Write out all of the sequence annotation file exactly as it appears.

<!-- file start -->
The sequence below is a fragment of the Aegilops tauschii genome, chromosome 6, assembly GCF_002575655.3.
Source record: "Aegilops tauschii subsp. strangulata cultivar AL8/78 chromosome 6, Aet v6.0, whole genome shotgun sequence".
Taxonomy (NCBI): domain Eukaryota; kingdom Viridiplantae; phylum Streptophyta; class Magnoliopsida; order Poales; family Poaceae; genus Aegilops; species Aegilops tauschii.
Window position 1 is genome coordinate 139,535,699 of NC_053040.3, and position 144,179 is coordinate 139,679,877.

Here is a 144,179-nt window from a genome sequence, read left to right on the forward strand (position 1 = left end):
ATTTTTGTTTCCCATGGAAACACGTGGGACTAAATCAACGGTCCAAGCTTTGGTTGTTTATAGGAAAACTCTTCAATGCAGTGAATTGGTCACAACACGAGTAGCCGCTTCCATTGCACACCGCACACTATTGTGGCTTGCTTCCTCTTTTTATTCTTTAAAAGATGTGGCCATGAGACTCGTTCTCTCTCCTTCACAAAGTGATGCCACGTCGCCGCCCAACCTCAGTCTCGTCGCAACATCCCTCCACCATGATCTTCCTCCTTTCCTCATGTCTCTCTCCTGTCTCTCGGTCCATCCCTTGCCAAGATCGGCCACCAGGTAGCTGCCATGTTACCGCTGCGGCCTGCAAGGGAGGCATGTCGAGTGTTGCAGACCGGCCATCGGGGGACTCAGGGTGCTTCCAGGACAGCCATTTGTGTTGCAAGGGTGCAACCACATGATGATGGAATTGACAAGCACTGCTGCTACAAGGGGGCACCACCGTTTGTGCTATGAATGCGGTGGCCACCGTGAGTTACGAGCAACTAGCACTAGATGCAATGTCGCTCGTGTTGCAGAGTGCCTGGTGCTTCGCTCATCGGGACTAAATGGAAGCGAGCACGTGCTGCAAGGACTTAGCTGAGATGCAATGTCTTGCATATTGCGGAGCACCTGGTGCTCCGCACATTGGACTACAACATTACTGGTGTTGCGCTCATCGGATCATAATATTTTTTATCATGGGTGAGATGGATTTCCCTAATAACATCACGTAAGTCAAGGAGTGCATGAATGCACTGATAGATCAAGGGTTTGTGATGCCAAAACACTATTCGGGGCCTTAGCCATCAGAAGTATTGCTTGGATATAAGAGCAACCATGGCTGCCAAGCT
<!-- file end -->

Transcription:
The sequence below is a fragment of the Aegilops tauschii genome, chromosome 6, assembly GCF_002575655.3.
Source record: "Aegilops tauschii subsp. strangulata cultivar AL8/78 chromosome 6, Aet v6.0, whole genome shotgun sequence".
Taxonomy (NCBI): domain Eukaryota; kingdom Viridiplantae; phylum Streptophyta; class Magnoliopsida; order Poales; family Poaceae; genus Aegilops; species Aegilops tauschii.
Window position 1 is genome coordinate 139,535,699 of NC_053040.3, and position 144,179 is coordinate 139,679,877.

Here is a 144,179-nt window from a genome sequence, read left to right on the forward strand (position 1 = left end):
ATTTTTGTTTCCCATGGAAACACGTGGGACTAAATCAACGGTCCAAGCTTTGGTTGTTTATAGGAAAACTCTTCAATGCAGTGAATTGGTCACAACACGAGTAGCCGCTTCCATTGCACACCGCACACTATTGTGGCTTGCTTCCTCTTTTTATTCTTTAAAAGATGTGGCCATGAGACTCGTTCTCTCTCCTTCACAAAGTGATGCCACGTCGCCGCCCAACCTCAGTCTCGTCGCAACATCCCTCCACCATGATCTTCCTCCTTTCCTCATGTCTCTCTCCTGTCTCTCGGTCCATCCCTTGCCAAGATCGGCCACCAGGTAGCTGCCATGTTACCGCTGCGGCCTGCAAGGGAGGCATGTCGAGTGTTGCAGACCGGCCATCGGGGGACTCAGGGTGCTTCCAGGACAGCCATTTGTGTTGCAAGGGTGCAACCACATGATGATGGAATTGACAAGCACTGCTGCTACAAGGGGGCACCACCGTTTGTGCTATGAATGCGGTGGCCACCGTGAGTTACGAGCAACTAGCACTAGATGCAATGTCGCTCGTGTTGCAGAGTGCCTGGTGCTTCGCTCATCGGGACTAAATGGAAGCGAGCACGTGCTGCAAGGACTTAGCTGAGATGCAATGTCTTGCATATTGCGGAGCACCTGGTGCTCCGCACATTGGACTACAACATTACTGGTGTTGCGCTCATCGGATCATAATATTTTTTATCATGGGTGAGATGGATTTCCCTAATAACATCACGTAAGTCAAGGAGTGCATGAATGCACTGATAGATCAAGGGTTTGTGATGCCAAAACACTATTCGGGGCCTTAGCCATCAGAAGTATTGCTTGGATATAAGAGCAACCATGGCTGCCAAGCT